Figure 1: Phylogenetic analysis of MPXV viral sequences associated with the 2022 worldwide outbreak. a) Global phylogeny showing that the 2022 outbreak cluster (lineage B.1) belongs to clade 3. b) Genetic diversity within the outbreak cluster, including the first outbreak-related MPXV genome sequenced in Portugal and all available outbreak genome sequences released to the National Center for Biotechnology Information (NCBI) by 27 May 2022. c) Updated phylogenetic tree with sequences available in the NCBI as of 15 June 2022. Image taken from Isidro et al.3 and available under Creative Commons license (creativecommons.org/licenses/by/4.0).

‘Emergence of new viral infections with significant public health impact are frequent events, which re-enforces the need for comprehensive methodologies to detect rare, novel or emerging pathogens’4

Using nanopore technology, Adela Alcolea-Medina and her team at the Centre for Clinical Infection & Diagnostics Research, UK, developed a simple metagenomic workflow to detect low-abundance RNA and DNA viruses in different sample types4. Their approach applied genome sequencing using long nanopore reads and required only seven hours from sample receipt to answer — offering a significant advantage over metagenomic detection using traditional short-read sequencing technologies, which typically take three to five days. The method also demonstrated the potential to differentiate between viruses that present with similar symptoms. The streamlined workflow comprised library preparation, using the Rapid PCR Barcoding Kit, before sequencing on a GridION device, and live basecalling using MinKNOWTM for real-time analysis. Testing the workflow on four MPXV-positive nasopharyngeal research samples, the team detected MPXV in all four samples within 30 minutes of sequencing. To test their method using samples of unknown etiology, the team analysed four research samples from blistering skin rashes: MPXV was detected in three samples within minutes of sequencing. In two of the samples, 94% and 96% of the viral genome were recovered at ≥10x depth after 16 hours of sequencing. For the third research sample, only 49% of the genome was recovered, which may reflect the stage of disease at sample collection — day 18 of MPXV infection and receiving antiviral treatment. Varicella zoster virus (VZV), which causes chickenpox, was detected within 30 minutes of sequencing the fourth sample: 100% of the genome was sequenced to ≥10x depth of coverage.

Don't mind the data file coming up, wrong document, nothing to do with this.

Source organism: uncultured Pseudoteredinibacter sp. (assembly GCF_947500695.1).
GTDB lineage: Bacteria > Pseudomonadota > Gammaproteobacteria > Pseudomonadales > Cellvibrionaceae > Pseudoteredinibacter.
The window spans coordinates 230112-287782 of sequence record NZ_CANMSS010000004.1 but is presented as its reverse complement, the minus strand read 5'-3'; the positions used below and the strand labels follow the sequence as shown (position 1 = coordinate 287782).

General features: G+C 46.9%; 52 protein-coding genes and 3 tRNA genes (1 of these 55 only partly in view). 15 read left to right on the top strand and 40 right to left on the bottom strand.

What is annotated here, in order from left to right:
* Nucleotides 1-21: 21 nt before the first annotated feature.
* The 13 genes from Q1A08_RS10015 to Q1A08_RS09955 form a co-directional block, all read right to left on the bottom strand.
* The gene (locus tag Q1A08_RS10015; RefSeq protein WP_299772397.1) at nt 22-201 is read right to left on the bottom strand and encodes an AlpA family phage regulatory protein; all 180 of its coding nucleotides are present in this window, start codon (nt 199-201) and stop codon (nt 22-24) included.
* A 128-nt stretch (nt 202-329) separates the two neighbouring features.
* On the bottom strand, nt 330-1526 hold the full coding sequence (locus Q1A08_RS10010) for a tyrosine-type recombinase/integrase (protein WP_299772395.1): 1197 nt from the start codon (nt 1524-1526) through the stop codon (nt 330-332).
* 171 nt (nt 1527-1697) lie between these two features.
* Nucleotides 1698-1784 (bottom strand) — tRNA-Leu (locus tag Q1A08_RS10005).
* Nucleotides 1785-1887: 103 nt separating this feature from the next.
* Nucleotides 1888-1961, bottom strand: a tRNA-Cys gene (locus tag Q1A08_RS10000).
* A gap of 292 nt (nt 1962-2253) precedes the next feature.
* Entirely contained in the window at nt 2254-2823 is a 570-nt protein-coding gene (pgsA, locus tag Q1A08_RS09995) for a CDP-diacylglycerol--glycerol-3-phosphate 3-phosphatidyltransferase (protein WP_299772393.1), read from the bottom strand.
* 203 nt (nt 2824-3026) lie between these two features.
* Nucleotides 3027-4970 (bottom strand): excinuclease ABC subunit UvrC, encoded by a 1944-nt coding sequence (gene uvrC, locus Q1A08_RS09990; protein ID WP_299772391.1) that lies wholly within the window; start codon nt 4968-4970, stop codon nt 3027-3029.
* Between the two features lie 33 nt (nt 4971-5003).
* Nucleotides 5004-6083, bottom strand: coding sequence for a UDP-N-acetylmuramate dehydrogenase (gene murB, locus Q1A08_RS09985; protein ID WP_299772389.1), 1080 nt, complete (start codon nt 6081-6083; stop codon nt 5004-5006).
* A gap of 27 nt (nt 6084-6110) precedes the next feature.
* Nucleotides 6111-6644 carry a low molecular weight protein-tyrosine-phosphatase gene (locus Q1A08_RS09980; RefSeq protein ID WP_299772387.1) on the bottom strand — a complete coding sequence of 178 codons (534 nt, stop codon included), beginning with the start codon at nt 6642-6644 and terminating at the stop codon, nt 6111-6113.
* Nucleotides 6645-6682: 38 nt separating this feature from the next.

These studies reveal how nanopore sequencing is supporting researchers to rapidly identify and fully characterise pathogens from complex metagenomic samples — providing actionable results to inform public health responses.

 

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References

1. Claro, I.M. et al. Shotgun metagenomic sequencing of the first case of monkeypox virus in Brazil, 2022. Rev Inst Med Trop Sao Paulo. 24;64:e48 (2022).

2. Isidro, J. Monkeypox virus genome sequencing. Presentation. Available at: https://nanoporetech.com/resource-centre/monkeypox-virusgenome-sequenci… [Accessed 10 Oct 2022]

3. Isidro, J., et al. Phylogenomic characterization and signs of microevolution in the 2022 multi-country outbreak of monkeypox virus. Nat. Med. 28, 1569–1572 (2022).

4. Alcolea-Medina, A. et al. Novel, rapid metagenomic method to detect emerging viral pathogens applied to human monkeypox infections. doi.org/10.2139/ssrn.4132526 (2022).